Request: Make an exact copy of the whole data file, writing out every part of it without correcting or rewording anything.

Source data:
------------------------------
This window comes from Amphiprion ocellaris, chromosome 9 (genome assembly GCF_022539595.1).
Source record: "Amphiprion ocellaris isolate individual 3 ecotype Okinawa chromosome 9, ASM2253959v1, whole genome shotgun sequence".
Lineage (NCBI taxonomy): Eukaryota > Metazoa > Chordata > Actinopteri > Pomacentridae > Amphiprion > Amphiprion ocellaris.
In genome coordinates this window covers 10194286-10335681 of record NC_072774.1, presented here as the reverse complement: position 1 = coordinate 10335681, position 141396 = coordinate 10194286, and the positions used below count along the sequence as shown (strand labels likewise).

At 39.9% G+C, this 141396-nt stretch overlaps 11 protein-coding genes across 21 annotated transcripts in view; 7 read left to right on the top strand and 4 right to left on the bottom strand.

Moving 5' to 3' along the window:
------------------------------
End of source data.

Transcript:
This window comes from Amphiprion ocellaris, chromosome 9 (genome assembly GCF_022539595.1).
Source record: "Amphiprion ocellaris isolate individual 3 ecotype Okinawa chromosome 9, ASM2253959v1, whole genome shotgun sequence".
Lineage (NCBI taxonomy): Eukaryota > Metazoa > Chordata > Actinopteri > Pomacentridae > Amphiprion > Amphiprion ocellaris.
In genome coordinates this window covers 10194286-10335681 of record NC_072774.1, presented here as the reverse complement: position 1 = coordinate 10335681, position 141396 = coordinate 10194286, and the positions used below count along the sequence as shown (strand labels likewise).

At 39.9% G+C, this 141396-nt stretch overlaps 11 protein-coding genes across 21 annotated transcripts in view; 7 read left to right on the top strand and 4 right to left on the bottom strand.

Moving 5' to 3' along the window: